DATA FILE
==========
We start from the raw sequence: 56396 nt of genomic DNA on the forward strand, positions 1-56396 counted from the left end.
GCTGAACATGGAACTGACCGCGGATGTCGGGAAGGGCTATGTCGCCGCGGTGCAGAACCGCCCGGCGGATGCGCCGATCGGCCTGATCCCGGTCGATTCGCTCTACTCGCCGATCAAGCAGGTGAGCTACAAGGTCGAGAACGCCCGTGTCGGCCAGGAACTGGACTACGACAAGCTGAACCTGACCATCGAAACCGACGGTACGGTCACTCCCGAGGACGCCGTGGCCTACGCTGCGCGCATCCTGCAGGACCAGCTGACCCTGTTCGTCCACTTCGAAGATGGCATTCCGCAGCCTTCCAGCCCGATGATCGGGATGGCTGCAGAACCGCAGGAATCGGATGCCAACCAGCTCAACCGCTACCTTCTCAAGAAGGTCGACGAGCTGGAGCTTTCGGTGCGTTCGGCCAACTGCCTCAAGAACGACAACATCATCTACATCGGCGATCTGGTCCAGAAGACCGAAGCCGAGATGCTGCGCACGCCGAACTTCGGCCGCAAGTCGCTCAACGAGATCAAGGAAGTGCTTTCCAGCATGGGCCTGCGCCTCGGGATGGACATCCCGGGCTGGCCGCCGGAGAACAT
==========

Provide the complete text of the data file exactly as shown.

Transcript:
We start from the raw sequence: 56396 nt of genomic DNA on the forward strand, positions 1-56396 counted from the left end.
GCTGAACATGGAACTGACCGCGGATGTCGGGAAGGGCTATGTCGCCGCGGTGCAGAACCGCCCGGCGGATGCGCCGATCGGCCTGATCCCGGTCGATTCGCTCTACTCGCCGATCAAGCAGGTGAGCTACAAGGTCGAGAACGCCCGTGTCGGCCAGGAACTGGACTACGACAAGCTGAACCTGACCATCGAAACCGACGGTACGGTCACTCCCGAGGACGCCGTGGCCTACGCTGCGCGCATCCTGCAGGACCAGCTGACCCTGTTCGTCCACTTCGAAGATGGCATTCCGCAGCCTTCCAGCCCGATGATCGGGATGGCTGCAGAACCGCAGGAATCGGATGCCAACCAGCTCAACCGCTACCTTCTCAAGAAGGTCGACGAGCTGGAGCTTTCGGTGCGTTCGGCCAACTGCCTCAAGAACGACAACATCATCTACATCGGCGATCTGGTCCAGAAGACCGAAGCCGAGATGCTGCGCACGCCGAACTTCGGCCGCAAGTCGCTCAACGAGATCAAGGAAGTGCTTTCCAGCATGGGCCTGCGCCTCGGGATGGACATCCCGGGCTGGCCGCCGGAGAACAT